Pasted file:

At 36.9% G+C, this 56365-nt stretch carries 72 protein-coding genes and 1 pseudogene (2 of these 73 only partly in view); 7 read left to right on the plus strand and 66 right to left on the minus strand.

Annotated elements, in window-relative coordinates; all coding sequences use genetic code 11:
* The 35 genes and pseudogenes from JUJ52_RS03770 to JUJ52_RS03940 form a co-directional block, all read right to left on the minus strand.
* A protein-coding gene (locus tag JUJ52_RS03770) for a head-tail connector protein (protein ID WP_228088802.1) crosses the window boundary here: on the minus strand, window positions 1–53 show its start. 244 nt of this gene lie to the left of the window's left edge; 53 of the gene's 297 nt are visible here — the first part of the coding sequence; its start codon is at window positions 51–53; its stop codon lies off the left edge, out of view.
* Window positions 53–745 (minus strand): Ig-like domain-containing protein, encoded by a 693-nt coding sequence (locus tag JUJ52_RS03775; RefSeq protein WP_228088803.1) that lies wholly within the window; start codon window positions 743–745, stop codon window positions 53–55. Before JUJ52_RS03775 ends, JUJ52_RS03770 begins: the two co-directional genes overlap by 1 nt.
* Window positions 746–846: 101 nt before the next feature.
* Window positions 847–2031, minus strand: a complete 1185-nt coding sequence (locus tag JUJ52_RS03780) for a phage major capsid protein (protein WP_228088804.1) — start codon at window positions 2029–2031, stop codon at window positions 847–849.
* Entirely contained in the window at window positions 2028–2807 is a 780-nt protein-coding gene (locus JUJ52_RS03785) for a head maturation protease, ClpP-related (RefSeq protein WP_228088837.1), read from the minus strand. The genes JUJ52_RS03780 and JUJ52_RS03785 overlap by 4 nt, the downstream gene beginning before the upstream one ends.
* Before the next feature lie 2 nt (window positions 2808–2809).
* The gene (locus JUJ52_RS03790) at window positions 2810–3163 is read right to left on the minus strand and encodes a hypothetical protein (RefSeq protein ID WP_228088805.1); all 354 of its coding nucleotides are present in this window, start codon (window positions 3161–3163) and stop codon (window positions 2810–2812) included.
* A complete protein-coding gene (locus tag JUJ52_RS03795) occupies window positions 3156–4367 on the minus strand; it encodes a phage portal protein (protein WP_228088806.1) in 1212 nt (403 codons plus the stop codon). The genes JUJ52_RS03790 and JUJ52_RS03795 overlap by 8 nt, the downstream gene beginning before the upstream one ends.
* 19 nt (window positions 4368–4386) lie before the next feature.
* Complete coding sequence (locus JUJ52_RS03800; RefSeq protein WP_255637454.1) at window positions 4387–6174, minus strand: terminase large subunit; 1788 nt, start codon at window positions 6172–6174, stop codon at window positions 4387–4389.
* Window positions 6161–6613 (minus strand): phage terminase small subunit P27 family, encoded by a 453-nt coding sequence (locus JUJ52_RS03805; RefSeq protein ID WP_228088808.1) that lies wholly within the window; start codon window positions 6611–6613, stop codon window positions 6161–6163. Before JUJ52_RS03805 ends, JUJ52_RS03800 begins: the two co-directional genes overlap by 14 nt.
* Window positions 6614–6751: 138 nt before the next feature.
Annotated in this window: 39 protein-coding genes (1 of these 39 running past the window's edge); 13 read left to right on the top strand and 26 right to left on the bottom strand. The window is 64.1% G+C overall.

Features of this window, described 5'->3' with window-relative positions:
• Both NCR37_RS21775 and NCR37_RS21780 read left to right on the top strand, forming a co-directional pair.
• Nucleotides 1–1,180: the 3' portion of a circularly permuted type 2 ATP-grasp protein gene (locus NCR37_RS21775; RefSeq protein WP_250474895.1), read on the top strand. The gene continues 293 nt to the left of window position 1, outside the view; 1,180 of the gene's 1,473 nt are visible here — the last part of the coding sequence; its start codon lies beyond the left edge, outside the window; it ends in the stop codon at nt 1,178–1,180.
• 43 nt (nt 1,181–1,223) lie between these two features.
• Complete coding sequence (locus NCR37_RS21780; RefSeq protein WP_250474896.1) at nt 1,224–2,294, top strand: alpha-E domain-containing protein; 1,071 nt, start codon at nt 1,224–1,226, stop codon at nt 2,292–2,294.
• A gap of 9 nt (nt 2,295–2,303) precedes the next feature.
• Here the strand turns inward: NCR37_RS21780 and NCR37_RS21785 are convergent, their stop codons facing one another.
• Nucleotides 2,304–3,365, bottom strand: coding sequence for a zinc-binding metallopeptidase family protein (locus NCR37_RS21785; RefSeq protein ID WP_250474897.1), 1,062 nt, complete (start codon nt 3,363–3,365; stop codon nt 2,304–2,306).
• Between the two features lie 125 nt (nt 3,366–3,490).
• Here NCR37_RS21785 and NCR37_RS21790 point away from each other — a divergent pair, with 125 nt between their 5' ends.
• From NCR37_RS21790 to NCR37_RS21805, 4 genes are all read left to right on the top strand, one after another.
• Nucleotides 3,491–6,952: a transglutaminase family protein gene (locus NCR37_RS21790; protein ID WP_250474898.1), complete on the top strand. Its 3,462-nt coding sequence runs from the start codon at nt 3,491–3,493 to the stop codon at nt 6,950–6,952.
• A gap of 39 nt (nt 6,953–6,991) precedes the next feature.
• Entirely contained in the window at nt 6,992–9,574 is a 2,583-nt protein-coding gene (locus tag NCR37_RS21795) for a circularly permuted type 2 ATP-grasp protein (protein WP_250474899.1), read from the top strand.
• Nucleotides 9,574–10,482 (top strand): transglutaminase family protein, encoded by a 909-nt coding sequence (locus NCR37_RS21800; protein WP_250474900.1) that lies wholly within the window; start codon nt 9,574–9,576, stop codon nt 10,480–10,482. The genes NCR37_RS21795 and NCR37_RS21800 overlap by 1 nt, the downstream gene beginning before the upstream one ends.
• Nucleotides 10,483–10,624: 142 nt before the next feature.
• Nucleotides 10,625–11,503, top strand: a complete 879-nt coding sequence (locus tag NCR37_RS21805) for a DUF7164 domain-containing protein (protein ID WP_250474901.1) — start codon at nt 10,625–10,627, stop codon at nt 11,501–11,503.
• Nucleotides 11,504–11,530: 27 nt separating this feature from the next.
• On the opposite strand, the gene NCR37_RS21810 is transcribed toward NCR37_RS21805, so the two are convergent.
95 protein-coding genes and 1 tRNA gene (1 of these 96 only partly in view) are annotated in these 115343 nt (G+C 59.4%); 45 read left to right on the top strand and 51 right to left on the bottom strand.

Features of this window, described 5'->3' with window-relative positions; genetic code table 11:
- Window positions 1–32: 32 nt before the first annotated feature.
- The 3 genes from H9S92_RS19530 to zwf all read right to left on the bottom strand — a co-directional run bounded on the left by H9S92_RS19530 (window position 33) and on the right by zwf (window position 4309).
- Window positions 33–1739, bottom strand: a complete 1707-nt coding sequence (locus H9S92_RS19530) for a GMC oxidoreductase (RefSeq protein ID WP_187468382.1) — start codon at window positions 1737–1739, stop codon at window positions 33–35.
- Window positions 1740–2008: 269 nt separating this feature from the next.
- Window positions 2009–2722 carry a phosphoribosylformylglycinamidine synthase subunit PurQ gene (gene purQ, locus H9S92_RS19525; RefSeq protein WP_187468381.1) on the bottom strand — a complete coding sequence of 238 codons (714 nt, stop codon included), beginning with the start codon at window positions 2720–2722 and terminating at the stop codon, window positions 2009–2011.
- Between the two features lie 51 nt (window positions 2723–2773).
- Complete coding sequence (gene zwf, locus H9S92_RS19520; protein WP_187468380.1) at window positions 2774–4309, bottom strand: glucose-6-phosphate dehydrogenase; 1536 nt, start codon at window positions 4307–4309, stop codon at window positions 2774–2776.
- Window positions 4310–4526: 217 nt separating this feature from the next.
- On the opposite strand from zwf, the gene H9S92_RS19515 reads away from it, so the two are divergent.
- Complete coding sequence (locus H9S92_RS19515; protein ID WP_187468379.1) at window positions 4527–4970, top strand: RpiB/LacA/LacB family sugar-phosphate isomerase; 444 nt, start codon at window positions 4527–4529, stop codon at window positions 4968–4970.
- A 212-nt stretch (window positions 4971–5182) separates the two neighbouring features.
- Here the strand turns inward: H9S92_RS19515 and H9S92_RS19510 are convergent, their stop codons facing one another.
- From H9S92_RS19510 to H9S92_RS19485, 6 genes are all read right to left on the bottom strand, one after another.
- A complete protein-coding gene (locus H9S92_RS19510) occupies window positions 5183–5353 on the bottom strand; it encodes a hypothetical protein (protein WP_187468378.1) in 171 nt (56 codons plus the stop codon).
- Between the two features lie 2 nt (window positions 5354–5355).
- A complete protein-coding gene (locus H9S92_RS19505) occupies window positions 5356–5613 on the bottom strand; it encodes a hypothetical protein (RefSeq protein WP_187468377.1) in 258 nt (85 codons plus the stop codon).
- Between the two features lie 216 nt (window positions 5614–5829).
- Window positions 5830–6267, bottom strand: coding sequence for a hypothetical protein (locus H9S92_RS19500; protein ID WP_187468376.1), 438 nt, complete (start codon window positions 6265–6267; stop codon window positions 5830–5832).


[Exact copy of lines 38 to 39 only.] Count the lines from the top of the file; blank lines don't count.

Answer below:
- Window positions 1–32: 32 nt before the first annotated feature.
- The 3 genes from H9S92_RS19530 to zwf all read right to left on the bottom strand — a co-directional run bounded on the left by H9S92_RS19530 (window position 33) and on the right by zwf (window position 4309).